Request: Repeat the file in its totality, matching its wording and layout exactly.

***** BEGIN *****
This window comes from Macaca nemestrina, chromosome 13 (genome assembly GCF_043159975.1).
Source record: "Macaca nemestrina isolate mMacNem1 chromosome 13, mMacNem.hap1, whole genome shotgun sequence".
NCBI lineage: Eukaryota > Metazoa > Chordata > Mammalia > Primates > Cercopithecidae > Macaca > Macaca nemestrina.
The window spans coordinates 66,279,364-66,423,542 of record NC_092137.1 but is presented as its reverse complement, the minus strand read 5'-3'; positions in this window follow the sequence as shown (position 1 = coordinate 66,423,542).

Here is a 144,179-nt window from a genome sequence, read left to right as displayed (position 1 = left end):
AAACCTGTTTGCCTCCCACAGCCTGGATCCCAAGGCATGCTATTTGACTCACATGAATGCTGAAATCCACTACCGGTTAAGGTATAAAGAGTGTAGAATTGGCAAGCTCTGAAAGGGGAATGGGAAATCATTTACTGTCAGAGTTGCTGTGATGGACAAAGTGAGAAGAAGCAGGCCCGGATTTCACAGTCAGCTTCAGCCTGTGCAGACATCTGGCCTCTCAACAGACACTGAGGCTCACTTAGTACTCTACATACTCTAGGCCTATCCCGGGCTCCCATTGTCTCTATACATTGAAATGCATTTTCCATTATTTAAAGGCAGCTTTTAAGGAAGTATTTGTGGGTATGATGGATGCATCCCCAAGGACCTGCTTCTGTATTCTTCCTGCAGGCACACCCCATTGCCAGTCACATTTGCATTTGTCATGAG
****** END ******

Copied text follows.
This window comes from Macaca nemestrina, chromosome 13 (genome assembly GCF_043159975.1).
Source record: "Macaca nemestrina isolate mMacNem1 chromosome 13, mMacNem.hap1, whole genome shotgun sequence".
NCBI lineage: Eukaryota > Metazoa > Chordata > Mammalia > Primates > Cercopithecidae > Macaca > Macaca nemestrina.
The window spans coordinates 66,279,364-66,423,542 of record NC_092137.1 but is presented as its reverse complement, the minus strand read 5'-3'; positions in this window follow the sequence as shown (position 1 = coordinate 66,423,542).

Here is a 144,179-nt window from a genome sequence, read left to right as displayed (position 1 = left end):
AAACCTGTTTGCCTCCCACAGCCTGGATCCCAAGGCATGCTATTTGACTCACATGAATGCTGAAATCCACTACCGGTTAAGGTATAAAGAGTGTAGAATTGGCAAGCTCTGAAAGGGGAATGGGAAATCATTTACTGTCAGAGTTGCTGTGATGGACAAAGTGAGAAGAAGCAGGCCCGGATTTCACAGTCAGCTTCAGCCTGTGCAGACATCTGGCCTCTCAACAGACACTGAGGCTCACTTAGTACTCTACATACTCTAGGCCTATCCCGGGCTCCCATTGTCTCTATACATTGAAATGCATTTTCCATTATTTAAAGGCAGCTTTTAAGGAAGTATTTGTGGGTATGATGGATGCATCCCCAAGGACCTGCTTCTGTATTCTTCCTGCAGGCACACCCCATTGCCAGTCACATTTGCATTTGTCATGAG